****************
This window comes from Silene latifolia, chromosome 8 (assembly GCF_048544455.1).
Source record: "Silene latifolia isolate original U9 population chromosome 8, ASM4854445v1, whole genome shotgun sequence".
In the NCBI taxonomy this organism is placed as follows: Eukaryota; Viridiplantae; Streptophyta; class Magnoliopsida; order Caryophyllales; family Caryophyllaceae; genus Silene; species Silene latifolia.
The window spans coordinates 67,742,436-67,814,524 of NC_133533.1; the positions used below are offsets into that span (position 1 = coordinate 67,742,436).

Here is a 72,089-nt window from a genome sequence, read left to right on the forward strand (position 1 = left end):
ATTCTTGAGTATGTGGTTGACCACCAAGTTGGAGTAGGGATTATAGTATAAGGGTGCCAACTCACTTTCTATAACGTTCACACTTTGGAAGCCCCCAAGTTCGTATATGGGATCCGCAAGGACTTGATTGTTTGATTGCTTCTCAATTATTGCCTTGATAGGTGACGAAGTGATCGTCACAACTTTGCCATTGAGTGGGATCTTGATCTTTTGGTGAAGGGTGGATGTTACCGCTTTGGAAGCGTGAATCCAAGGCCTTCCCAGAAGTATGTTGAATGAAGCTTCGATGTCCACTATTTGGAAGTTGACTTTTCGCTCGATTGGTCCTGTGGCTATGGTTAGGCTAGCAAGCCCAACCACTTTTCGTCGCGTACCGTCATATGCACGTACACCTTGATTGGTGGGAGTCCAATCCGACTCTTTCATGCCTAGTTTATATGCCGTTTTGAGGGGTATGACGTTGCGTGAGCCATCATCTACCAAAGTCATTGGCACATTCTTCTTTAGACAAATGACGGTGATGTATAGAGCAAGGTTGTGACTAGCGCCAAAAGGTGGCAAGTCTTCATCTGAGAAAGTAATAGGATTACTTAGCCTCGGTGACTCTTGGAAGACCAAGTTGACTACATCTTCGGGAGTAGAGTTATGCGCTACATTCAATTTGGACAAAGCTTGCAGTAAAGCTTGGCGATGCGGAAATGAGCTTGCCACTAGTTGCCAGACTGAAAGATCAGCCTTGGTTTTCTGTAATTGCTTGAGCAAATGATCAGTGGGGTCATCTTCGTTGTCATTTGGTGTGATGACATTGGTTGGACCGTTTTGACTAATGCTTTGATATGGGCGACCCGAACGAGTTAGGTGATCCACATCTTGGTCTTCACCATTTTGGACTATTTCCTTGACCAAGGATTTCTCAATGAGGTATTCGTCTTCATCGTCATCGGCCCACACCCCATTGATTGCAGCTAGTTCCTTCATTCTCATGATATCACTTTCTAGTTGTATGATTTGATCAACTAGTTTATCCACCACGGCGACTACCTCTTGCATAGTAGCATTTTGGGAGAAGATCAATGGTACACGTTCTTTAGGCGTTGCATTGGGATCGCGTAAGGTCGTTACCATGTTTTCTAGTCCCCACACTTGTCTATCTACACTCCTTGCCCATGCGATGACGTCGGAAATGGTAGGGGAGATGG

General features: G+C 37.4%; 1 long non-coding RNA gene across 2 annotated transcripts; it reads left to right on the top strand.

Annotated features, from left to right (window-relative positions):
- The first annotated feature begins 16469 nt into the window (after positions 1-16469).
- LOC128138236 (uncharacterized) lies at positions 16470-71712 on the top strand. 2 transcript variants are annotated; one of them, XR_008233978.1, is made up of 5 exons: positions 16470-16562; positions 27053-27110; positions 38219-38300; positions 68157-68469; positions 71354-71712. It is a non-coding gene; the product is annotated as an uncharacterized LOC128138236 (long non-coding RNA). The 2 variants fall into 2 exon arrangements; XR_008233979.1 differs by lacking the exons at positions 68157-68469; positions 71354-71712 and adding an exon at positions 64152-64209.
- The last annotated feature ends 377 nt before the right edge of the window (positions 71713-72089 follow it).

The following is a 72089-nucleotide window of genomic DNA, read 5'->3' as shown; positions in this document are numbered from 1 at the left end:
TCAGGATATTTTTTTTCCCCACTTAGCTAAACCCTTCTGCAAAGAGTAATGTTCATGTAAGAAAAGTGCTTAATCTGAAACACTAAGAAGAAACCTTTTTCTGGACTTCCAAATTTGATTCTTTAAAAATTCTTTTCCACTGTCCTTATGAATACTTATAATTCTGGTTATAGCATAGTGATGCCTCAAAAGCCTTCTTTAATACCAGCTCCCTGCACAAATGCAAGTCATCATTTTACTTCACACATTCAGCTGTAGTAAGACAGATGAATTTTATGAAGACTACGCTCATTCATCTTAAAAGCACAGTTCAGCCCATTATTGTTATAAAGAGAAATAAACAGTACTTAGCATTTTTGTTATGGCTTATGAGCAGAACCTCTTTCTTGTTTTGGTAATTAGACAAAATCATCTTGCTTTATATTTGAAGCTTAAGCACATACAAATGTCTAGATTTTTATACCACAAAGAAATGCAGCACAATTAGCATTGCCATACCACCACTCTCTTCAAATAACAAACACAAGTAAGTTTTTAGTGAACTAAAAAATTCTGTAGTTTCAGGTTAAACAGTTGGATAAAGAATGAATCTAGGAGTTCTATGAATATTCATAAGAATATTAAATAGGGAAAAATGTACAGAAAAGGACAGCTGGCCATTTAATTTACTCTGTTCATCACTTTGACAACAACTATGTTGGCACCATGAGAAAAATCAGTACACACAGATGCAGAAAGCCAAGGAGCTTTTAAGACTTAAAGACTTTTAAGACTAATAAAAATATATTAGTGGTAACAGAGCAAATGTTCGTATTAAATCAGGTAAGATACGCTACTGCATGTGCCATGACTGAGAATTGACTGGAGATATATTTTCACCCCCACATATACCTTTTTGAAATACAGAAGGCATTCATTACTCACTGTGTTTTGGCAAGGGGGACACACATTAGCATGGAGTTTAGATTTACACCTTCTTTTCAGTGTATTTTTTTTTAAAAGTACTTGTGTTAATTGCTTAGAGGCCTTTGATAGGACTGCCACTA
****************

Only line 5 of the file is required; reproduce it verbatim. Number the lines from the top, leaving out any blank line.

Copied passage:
Here is a 72,089-nt window from a genome sequence, read left to right on the forward strand (position 1 = left end):